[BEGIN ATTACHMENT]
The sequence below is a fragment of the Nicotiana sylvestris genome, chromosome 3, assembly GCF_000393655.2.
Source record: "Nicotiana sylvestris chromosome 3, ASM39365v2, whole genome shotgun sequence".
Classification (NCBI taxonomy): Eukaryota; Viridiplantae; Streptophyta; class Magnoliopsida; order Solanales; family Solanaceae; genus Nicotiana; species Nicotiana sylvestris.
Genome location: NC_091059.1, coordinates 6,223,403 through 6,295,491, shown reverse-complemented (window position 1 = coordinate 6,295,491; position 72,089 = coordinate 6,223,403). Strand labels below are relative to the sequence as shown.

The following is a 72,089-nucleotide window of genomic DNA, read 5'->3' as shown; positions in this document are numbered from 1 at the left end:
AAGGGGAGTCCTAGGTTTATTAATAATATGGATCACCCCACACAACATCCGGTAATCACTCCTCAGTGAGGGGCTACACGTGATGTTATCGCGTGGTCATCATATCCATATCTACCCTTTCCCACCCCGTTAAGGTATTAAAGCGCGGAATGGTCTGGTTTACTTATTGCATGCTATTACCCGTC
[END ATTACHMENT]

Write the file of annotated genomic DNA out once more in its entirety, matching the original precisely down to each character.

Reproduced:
The sequence below is a fragment of the Nicotiana sylvestris genome, chromosome 3, assembly GCF_000393655.2.
Source record: "Nicotiana sylvestris chromosome 3, ASM39365v2, whole genome shotgun sequence".
Classification (NCBI taxonomy): Eukaryota; Viridiplantae; Streptophyta; class Magnoliopsida; order Solanales; family Solanaceae; genus Nicotiana; species Nicotiana sylvestris.
Genome location: NC_091059.1, coordinates 6,223,403 through 6,295,491, shown reverse-complemented (window position 1 = coordinate 6,295,491; position 72,089 = coordinate 6,223,403). Strand labels below are relative to the sequence as shown.

The following is a 72,089-nucleotide window of genomic DNA, read 5'->3' as shown; positions in this document are numbered from 1 at the left end:
AAGGGGAGTCCTAGGTTTATTAATAATATGGATCACCCCACACAACATCCGGTAATCACTCCTCAGTGAGGGGCTACACGTGATGTTATCGCGTGGTCATCATATCCATATCTACCCTTTCCCACCCCGTTAAGGTATTAAAGCGCGGAATGGTCTGGTTTACTTATTGCATGCTATTACCCGTC